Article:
But to me, relying entirely on parents’ money seems not only financially but emotionally irresponsible. To me, it’s one thing to accept cash as a down payment on a house or a little help during hard times, but to depend for one’s entire retirement on an inheritance seems risky since children can get written out of a will.
A British ex-boyfriend of mine once asked why American women seemed like such “gold diggers” (a term I find pretty offensive) on reality shows. I said that American women have less of a safety net than, say, European women, who have greater social security via governmental benefits. Consider the medical support you’ll receive as a single mother under the NHS in the U.K. versus what you’ll receive in the U.S. This is even truer in Trump’s America, with our dear leader already trying to roll back the Affordable Care Act. Living in expensive urban centers like New York may only exacerbate our financial worries.
“Living in New York City is a special situation and what is “normal” for us — living from paycheck to paycheck, 30 percent of paychecks going to rent, no savings — is not normal for any other people in our age group in the rest of the country,” burlesque performer Calamity Chang said to me. “So having said that, I think dating here has its own special set of rules as well.”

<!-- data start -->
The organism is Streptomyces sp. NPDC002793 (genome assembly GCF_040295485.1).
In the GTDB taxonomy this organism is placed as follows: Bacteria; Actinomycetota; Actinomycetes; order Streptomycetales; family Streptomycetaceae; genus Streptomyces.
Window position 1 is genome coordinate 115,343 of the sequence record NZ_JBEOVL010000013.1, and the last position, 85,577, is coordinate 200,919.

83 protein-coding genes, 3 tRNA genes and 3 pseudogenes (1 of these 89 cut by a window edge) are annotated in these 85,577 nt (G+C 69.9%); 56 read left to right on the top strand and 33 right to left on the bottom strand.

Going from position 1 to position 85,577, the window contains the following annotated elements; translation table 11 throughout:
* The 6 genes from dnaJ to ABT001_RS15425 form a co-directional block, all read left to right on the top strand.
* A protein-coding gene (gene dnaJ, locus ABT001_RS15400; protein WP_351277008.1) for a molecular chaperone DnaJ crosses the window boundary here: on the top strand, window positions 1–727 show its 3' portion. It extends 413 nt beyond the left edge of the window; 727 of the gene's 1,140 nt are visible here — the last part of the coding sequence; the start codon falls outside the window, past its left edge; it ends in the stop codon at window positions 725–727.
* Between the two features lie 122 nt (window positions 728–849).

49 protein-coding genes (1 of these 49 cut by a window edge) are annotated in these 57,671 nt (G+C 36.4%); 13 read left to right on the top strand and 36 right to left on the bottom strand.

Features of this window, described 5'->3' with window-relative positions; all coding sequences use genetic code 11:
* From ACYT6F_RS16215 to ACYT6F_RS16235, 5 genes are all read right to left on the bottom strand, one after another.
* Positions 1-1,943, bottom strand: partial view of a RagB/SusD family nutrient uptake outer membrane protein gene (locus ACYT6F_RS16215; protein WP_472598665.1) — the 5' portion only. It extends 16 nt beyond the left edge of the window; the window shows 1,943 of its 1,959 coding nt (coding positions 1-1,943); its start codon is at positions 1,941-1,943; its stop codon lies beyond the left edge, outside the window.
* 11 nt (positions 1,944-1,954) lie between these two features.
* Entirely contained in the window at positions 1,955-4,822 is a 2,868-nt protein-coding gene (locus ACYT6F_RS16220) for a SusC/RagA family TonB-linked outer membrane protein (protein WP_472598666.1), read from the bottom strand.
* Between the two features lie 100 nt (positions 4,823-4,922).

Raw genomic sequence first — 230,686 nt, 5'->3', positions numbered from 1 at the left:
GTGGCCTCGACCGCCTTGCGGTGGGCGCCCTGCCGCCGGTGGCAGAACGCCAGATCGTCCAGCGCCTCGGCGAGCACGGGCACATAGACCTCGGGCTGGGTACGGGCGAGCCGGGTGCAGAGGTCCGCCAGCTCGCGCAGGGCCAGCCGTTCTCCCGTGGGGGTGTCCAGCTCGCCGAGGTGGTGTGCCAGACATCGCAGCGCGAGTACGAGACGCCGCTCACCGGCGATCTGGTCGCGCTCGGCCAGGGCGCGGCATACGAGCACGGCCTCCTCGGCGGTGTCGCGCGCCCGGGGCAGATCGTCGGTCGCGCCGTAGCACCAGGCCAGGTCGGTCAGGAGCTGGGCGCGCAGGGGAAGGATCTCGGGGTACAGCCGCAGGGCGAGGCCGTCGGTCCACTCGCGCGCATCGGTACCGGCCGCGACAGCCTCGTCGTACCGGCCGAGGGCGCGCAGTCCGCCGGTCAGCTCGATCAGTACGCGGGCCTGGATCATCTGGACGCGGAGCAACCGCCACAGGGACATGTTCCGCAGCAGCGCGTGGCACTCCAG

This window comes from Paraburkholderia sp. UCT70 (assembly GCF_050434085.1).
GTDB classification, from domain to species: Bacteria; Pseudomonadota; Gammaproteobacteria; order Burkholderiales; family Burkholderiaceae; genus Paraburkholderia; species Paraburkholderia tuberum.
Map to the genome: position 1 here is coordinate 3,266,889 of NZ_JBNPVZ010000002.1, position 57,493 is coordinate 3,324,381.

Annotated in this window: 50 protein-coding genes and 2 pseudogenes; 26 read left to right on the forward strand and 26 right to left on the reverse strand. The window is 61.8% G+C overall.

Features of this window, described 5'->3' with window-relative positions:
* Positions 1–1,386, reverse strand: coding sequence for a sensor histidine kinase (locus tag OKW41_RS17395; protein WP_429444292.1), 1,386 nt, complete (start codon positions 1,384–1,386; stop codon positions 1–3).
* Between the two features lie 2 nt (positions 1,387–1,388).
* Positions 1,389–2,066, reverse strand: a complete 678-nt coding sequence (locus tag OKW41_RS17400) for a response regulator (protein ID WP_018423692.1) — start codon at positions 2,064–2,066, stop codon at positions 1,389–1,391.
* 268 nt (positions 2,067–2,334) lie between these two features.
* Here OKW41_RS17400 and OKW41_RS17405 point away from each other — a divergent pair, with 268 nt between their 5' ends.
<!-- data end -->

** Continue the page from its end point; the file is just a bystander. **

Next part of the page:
Brown has found peace with her and her husband’s financial situation. Now married, she and her husband have instituted a savings plan and are assiduously working toward solvency and prosperity.
Is it possible that my attitude toward those without savings is preventing me from finding a wonderful partner? Can I fly free in dating, a trapeze artist without a safety net, or is that just non-sensical?
I don’t have the answers, but I’m more open and less fearful now than I was before, after talking to friends. I realize that the fear I grew up with of never having enough money to survive (aka #povertyfear) may have held me back from considering more important attributes, like emotional support.
With more and more of my millennial generation flocking to cities, it seems no one has time to consider anyone except oneself financially. To emotionally connect with someone, we need to have open, honest, and vulnerable conversations, even around conventionally “vulgar” topics like money. As my pal Suze Orman says, money is all tied up in emotions, and it’s difficult to separate the two.